Former Thai PM Abhisit charged over crackdown deaths
BANGKOK (Reuters) - Thai authorities charged former Prime Minister Abhisit Vejjajiva on Thursday with giving orders to use live ammunition that led to civilian deaths during a military crackdown on an anti-government protest in May 2010.
The Department of Special Investigation (DSI), part of the Justice Ministry that has a similar role to the U.S. Federal Bureau of Investigation, charged Abhisit and former Deputy Prime Minister Suthep Thaugsuban for their role in the 2010 events.
"They allowed security forces to use weapons and live ammunition that led to the death of civilians," said DSI chief Tarit Pengdith.
The DSI's decision to press charges was influenced by a court ruling on September 17 in the inquest into the death of taxi driver Phan Kamthong during the protests. The inquest found that troops, acting on orders from state officials, killed Phan.
The two politicians were charged under article 288 of the criminal code. If found guilty, they could face the death penalty or up to life in prison. Neither was present when the charges were read out.
Thousands of protesters, supporters of former Prime Minister Thaksin Shinawatra, who was ousted in a coup in 2006, had taken to the streets of Bangkok in March 2010 to demand elections. More than 90 people died during the protracted protest.
Suthep headed the Centre for the Resolution of the Emergency Situation(CRES), a crisis control center that authorized "live fire" zones during the protest and used emergency powers to shut down websites, radio stations and a television station.
Government-backed troops forcibly dispersed the crowd on May 19, prompting rioting and arson attacks that saw over 30 buildings set ablaze in some of the worst violence in modern Thai history.
Thaksin's sister, Yingluck Shinawatra, is now prime minister. Her Puea Thai Party beat Abhisit's Democrat Party in an election in July 2011 and he became leader of the opposition.
"The DSI is working at the behest of the government and the investigation is completely one-sided," said Chavanond Intarakomalyasut, a Democrat party spokesman. "The DSI wants to put pressure on Suthep to admit responsibility for the 2010 deaths and we will fight back."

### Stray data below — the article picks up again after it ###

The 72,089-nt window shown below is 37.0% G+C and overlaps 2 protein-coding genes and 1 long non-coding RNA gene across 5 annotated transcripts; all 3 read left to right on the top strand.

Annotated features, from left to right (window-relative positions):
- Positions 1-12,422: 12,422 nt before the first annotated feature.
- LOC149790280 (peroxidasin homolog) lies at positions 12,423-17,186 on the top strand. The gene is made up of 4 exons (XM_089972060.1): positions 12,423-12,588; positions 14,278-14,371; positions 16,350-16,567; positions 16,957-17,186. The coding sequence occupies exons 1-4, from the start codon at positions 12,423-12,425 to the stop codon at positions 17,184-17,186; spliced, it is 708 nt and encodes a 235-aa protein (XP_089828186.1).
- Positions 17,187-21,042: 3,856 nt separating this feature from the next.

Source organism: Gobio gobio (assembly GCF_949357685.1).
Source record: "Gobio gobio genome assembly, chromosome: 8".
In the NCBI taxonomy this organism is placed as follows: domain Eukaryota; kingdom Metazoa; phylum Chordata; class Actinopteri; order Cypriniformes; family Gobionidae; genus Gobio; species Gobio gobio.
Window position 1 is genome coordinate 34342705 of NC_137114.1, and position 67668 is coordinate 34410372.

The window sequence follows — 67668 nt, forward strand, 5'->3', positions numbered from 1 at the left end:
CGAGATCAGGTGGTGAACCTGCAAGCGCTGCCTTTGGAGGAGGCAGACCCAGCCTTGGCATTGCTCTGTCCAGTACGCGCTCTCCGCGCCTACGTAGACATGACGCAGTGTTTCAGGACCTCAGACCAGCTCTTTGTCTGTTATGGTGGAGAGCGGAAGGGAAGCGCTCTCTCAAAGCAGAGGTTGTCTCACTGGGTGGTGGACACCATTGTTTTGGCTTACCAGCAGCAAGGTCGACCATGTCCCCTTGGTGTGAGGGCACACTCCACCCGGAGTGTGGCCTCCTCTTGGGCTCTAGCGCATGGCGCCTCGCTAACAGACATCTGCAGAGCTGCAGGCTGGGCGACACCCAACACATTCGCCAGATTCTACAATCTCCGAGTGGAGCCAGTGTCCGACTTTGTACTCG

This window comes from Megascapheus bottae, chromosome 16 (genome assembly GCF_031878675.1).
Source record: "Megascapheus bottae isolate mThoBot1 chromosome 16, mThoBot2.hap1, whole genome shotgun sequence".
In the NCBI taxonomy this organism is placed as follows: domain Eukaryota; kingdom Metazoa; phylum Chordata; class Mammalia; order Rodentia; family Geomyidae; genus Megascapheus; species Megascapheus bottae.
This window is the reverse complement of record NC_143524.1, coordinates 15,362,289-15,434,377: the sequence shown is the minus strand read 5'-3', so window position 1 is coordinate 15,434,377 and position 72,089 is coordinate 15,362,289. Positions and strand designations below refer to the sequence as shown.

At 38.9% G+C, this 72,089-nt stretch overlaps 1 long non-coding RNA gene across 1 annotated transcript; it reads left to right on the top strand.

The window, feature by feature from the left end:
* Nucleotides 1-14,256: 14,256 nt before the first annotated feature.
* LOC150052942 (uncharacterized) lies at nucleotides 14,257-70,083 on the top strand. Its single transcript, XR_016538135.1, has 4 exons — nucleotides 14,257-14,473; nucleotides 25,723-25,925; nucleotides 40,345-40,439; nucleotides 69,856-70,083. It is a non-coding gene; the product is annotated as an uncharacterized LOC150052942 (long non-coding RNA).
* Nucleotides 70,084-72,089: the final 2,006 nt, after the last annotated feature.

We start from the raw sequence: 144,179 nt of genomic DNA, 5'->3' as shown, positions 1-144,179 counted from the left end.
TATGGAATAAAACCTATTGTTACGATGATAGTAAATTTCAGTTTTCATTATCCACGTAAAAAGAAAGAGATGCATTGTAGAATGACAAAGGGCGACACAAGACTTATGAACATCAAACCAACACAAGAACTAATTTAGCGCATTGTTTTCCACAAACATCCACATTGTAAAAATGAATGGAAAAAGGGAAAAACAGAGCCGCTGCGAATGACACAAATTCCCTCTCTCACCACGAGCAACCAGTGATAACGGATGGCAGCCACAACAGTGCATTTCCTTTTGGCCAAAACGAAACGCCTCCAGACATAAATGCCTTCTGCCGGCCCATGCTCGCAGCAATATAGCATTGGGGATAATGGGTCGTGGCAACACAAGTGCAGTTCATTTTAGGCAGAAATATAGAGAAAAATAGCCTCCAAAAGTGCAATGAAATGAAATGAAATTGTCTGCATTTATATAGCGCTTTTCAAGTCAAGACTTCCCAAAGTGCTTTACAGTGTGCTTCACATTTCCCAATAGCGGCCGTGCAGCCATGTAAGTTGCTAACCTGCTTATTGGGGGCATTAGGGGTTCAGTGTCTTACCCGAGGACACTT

On September 17, the Truth for Reconciliation Commission, set up by Abhisit's government to investigate the deadly clashes, released a 351-page report that laid blame for the deaths on the military and a shadowy group of militants dressed in black who hid among the protesters.
Some analysts said the charges were a way for the ruling Puea Thai Party to pressure the opposition into accepting a broad amnesty deal that could whitewash guilt on both sides of the conflict and bring Thaksin home from his self-imposed exile in Dubai.
"It's a political game and a way for Puea Thai to gain the upper hand by forcing their opposition to accept some sort of amnesty deal," Kan Yuenyong, director of Siam Intelligence Unit, a think tank in Bangkok, told Reuters.
"Suthep and Abhisit can't avoid a trial because so many lives were lost. They will have to accept some responsibility," he added. "Thailand has never jailed a politician for ordering a military crackdown on civilians so if Suthep and Abhisit are convicted, that would be a first."
Some question the DSI's neutrality, accusing Tarit of backing Abhisit's viewpoint when he was in office, then switching emphasis after Yingluck came to power and pressing charges against the former premier and his deputy.
"For the country to get out of this cycle of violence, justice needs to be impartial and accountability accepted on both sides including violence committed by protesters and black shirts," Sunai Phasuk of Human Rights Watch told Reuters.
Abhisit and Suthep will be summoned for questioning and to hear the charges against them on December 12.
(Additional reporting by Sinthana Kosolpradit; Editing by Alan Raybould and Jonathan Thatcher)
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